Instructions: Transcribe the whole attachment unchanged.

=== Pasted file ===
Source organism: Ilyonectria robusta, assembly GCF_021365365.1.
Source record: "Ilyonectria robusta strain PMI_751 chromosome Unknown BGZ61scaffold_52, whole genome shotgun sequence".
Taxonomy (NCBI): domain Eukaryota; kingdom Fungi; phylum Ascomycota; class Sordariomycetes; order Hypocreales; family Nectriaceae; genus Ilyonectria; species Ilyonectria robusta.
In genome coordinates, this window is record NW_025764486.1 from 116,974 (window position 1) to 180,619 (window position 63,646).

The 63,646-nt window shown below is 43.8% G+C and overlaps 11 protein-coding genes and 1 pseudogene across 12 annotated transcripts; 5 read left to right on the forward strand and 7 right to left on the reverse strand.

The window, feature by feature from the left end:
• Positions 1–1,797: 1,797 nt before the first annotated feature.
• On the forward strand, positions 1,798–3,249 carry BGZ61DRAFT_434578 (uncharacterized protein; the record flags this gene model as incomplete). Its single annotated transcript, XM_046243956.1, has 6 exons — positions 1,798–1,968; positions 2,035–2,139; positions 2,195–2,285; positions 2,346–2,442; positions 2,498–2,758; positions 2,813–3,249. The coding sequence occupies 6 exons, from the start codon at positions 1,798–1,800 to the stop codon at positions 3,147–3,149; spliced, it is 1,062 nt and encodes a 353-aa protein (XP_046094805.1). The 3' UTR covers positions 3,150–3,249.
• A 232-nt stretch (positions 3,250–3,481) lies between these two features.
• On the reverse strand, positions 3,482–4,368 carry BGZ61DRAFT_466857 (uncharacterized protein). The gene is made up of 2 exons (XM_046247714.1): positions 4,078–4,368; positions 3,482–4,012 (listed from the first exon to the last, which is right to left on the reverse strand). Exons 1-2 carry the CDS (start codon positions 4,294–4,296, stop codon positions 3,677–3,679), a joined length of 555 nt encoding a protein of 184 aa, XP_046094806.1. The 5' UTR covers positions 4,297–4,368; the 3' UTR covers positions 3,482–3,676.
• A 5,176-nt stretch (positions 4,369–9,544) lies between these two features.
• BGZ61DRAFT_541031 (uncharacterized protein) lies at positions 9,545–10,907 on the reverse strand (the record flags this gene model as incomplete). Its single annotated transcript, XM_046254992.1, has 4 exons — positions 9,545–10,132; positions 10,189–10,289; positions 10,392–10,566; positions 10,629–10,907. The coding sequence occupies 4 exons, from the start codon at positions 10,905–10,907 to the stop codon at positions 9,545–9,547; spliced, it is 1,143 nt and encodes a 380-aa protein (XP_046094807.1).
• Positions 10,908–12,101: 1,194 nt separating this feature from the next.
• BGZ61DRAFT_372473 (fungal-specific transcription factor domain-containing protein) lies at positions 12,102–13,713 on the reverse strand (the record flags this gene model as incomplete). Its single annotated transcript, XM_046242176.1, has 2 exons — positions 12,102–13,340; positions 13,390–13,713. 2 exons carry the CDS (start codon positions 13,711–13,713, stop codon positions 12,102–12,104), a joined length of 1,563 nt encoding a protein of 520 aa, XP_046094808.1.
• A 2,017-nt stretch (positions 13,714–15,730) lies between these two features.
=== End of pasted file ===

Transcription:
Source organism: Ilyonectria robusta, assembly GCF_021365365.1.
Source record: "Ilyonectria robusta strain PMI_751 chromosome Unknown BGZ61scaffold_52, whole genome shotgun sequence".
Taxonomy (NCBI): domain Eukaryota; kingdom Fungi; phylum Ascomycota; class Sordariomycetes; order Hypocreales; family Nectriaceae; genus Ilyonectria; species Ilyonectria robusta.
In genome coordinates, this window is record NW_025764486.1 from 116,974 (window position 1) to 180,619 (window position 63,646).

The 63,646-nt window shown below is 43.8% G+C and overlaps 11 protein-coding genes and 1 pseudogene across 12 annotated transcripts; 5 read left to right on the forward strand and 7 right to left on the reverse strand.

The window, feature by feature from the left end:
• Positions 1–1,797: 1,797 nt before the first annotated feature.
• On the forward strand, positions 1,798–3,249 carry BGZ61DRAFT_434578 (uncharacterized protein; the record flags this gene model as incomplete). Its single annotated transcript, XM_046243956.1, has 6 exons — positions 1,798–1,968; positions 2,035–2,139; positions 2,195–2,285; positions 2,346–2,442; positions 2,498–2,758; positions 2,813–3,249. The coding sequence occupies 6 exons, from the start codon at positions 1,798–1,800 to the stop codon at positions 3,147–3,149; spliced, it is 1,062 nt and encodes a 353-aa protein (XP_046094805.1). The 3' UTR covers positions 3,150–3,249.
• A 232-nt stretch (positions 3,250–3,481) lies between these two features.
• On the reverse strand, positions 3,482–4,368 carry BGZ61DRAFT_466857 (uncharacterized protein). The gene is made up of 2 exons (XM_046247714.1): positions 4,078–4,368; positions 3,482–4,012 (listed from the first exon to the last, which is right to left on the reverse strand). Exons 1-2 carry the CDS (start codon positions 4,294–4,296, stop codon positions 3,677–3,679), a joined length of 555 nt encoding a protein of 184 aa, XP_046094806.1. The 5' UTR covers positions 4,297–4,368; the 3' UTR covers positions 3,482–3,676.
• A 5,176-nt stretch (positions 4,369–9,544) lies between these two features.
• BGZ61DRAFT_541031 (uncharacterized protein) lies at positions 9,545–10,907 on the reverse strand (the record flags this gene model as incomplete). Its single annotated transcript, XM_046254992.1, has 4 exons — positions 9,545–10,132; positions 10,189–10,289; positions 10,392–10,566; positions 10,629–10,907. The coding sequence occupies 4 exons, from the start codon at positions 10,905–10,907 to the stop codon at positions 9,545–9,547; spliced, it is 1,143 nt and encodes a 380-aa protein (XP_046094807.1).
• Positions 10,908–12,101: 1,194 nt separating this feature from the next.
• BGZ61DRAFT_372473 (fungal-specific transcription factor domain-containing protein) lies at positions 12,102–13,713 on the reverse strand (the record flags this gene model as incomplete). Its single annotated transcript, XM_046242176.1, has 2 exons — positions 12,102–13,340; positions 13,390–13,713. 2 exons carry the CDS (start codon positions 13,711–13,713, stop codon positions 12,102–12,104), a joined length of 1,563 nt encoding a protein of 520 aa, XP_046094808.1.
• A 2,017-nt stretch (positions 13,714–15,730) lies between these two features.